GVC Holdings has stepped up its corporate social responsibility campaign Changing for the Better by partnering the Safer Online Gambling Group (SOGG), a body set up by a former gambling addict to raise awareness of gambling-related harm.
Through the partnership, GVC will provide SOGG with funding to develop tailored digital therapy tools for those showing signs of problem gambling.
“We believe that it is vital to increase collaboration between operators, regulators and independent treatment providers and are very pleased to be able to partner with SOGG and support their development of digital therapy tools to treat problem gambling behaviour,” GVC director of responsible gambling Grainne Hurst said.
SOGG, a non-profit body, was set up by former gambling addict David Bradford and his son Adam earlier this year. Bradford suffered from gambling addiction for more than 30 years, ultimately going to prison for stealing £50,000 from his employers to fund his habit and racking up more than £500,000 in debt.
It was established to provide a platform to facilitate communication and action between the industry, families affected by gambling and policymakers. SOGG has already garnered support from the Conservative and Labour Parties, and is currently exploring ways to collaborate on effective intervention strategies with the UK’s National Health Service.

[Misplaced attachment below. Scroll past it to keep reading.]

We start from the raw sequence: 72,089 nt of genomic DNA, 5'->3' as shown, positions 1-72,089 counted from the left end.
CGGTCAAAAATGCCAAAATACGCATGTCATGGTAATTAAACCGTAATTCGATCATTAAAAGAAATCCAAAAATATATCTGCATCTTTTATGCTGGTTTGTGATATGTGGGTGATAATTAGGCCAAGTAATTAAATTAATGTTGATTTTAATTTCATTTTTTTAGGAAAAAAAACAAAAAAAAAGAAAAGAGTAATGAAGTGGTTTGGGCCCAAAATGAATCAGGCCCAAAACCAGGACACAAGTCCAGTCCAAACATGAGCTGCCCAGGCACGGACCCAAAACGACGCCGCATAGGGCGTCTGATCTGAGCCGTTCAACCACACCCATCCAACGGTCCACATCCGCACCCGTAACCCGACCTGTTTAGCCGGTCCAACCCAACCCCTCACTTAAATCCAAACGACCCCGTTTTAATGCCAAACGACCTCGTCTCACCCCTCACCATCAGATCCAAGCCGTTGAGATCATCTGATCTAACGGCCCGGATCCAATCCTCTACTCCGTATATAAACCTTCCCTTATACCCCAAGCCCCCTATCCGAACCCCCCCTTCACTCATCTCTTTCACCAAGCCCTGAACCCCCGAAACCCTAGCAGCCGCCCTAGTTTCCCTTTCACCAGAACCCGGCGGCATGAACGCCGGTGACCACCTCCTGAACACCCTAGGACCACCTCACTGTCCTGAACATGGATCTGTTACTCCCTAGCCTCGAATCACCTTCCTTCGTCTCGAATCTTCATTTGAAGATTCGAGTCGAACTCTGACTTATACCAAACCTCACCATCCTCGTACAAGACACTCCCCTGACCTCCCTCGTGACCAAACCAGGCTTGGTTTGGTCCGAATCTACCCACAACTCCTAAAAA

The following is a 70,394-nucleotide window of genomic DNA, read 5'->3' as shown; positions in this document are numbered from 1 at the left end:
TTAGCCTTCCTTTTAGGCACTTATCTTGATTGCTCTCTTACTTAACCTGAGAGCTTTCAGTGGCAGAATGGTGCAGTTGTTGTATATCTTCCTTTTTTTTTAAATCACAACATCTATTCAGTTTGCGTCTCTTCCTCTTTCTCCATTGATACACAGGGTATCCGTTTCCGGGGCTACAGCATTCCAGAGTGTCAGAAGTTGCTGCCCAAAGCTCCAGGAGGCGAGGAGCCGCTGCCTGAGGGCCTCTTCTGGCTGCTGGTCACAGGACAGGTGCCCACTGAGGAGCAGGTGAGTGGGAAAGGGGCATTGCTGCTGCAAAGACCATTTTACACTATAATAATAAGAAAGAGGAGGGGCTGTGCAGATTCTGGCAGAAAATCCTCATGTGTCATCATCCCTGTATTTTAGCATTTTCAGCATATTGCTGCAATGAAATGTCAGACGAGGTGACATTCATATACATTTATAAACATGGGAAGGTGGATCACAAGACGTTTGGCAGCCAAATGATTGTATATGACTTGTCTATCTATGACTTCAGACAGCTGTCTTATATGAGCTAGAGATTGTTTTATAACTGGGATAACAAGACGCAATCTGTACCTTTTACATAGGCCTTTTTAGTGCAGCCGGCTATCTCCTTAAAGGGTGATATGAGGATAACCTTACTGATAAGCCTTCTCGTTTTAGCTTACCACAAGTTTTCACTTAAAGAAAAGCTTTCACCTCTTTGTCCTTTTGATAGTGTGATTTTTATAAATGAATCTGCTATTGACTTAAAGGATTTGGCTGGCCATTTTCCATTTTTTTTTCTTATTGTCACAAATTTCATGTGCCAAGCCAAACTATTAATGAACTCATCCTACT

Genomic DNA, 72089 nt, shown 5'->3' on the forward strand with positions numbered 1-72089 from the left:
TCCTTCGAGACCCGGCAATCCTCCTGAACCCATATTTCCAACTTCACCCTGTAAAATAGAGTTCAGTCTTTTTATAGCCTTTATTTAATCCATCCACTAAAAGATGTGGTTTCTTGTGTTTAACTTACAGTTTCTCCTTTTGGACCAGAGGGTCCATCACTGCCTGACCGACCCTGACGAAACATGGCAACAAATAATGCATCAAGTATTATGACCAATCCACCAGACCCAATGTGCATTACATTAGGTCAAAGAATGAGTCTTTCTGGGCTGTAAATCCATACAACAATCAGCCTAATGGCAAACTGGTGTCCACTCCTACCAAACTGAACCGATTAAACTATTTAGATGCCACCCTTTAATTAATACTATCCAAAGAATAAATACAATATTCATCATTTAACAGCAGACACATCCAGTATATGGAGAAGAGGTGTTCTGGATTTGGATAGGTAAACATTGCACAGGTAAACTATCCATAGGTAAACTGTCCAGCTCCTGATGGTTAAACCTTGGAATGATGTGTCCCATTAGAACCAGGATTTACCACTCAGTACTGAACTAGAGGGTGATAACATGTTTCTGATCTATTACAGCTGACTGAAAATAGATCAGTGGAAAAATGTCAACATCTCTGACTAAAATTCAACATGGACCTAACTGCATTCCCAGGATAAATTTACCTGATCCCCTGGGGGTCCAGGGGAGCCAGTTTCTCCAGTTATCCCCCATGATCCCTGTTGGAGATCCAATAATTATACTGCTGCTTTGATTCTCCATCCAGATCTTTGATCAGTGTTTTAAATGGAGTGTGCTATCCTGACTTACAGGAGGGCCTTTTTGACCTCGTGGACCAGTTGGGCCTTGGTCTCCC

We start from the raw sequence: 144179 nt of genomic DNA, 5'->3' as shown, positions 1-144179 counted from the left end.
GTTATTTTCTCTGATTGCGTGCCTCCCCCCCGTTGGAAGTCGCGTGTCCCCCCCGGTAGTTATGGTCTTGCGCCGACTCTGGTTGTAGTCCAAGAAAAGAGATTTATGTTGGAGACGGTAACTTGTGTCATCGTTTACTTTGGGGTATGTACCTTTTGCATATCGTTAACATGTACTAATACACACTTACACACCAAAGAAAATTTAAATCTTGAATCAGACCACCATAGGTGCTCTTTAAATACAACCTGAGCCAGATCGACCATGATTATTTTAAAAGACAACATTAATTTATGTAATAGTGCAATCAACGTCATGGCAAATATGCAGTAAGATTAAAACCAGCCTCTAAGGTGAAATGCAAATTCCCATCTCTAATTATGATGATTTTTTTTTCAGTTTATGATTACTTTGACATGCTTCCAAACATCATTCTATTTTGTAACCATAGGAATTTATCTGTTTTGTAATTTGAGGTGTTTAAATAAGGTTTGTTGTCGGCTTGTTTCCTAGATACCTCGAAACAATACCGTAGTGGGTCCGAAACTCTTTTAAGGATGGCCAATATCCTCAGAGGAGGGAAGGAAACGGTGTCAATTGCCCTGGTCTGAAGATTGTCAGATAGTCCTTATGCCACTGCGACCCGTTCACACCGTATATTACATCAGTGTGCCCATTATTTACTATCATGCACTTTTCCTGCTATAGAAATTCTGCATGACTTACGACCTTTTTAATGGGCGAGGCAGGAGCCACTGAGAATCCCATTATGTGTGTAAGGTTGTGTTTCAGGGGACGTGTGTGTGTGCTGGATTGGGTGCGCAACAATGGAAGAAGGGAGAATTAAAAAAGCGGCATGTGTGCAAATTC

“Online gambling became a devastating addiction for me. In many cases, an addict will not know they have a problem until it’s too late,” Bradford said. “Psychologically, it takes you over.
“GVC’s commitment to funding pioneering treatment centres and exploring technologies that may stem a problem in the making is good news, and I’m pleased that they have asked SOGG to work alongside them.”
The project has been agreed as part of GVC’s wider campaign to make gambling safer, which has already seen the operator pledge to commit 1% of gross gaming revenue to the research, education and treatment of problem gambling by 2022.
It has also agreed to invest $5m in a responsible gambling research project, conducted in partnership with Harvard Medical School’s Division on Addiction and partnered EPIC Risk Management to launch a youth outreach programme across the UK.
The operator, having prevailed in its calls for a so-called ‘whistle to whistle’ advertising ban around live sports broadcasts, has also called for a blanket prohibition on broadcast advertising. As part of its commitment to ensuring spectators can watch live sport with no inducement to gamble, it will end all shirt sponsorship deals and not allow its brands to appear on pitchside hoardings.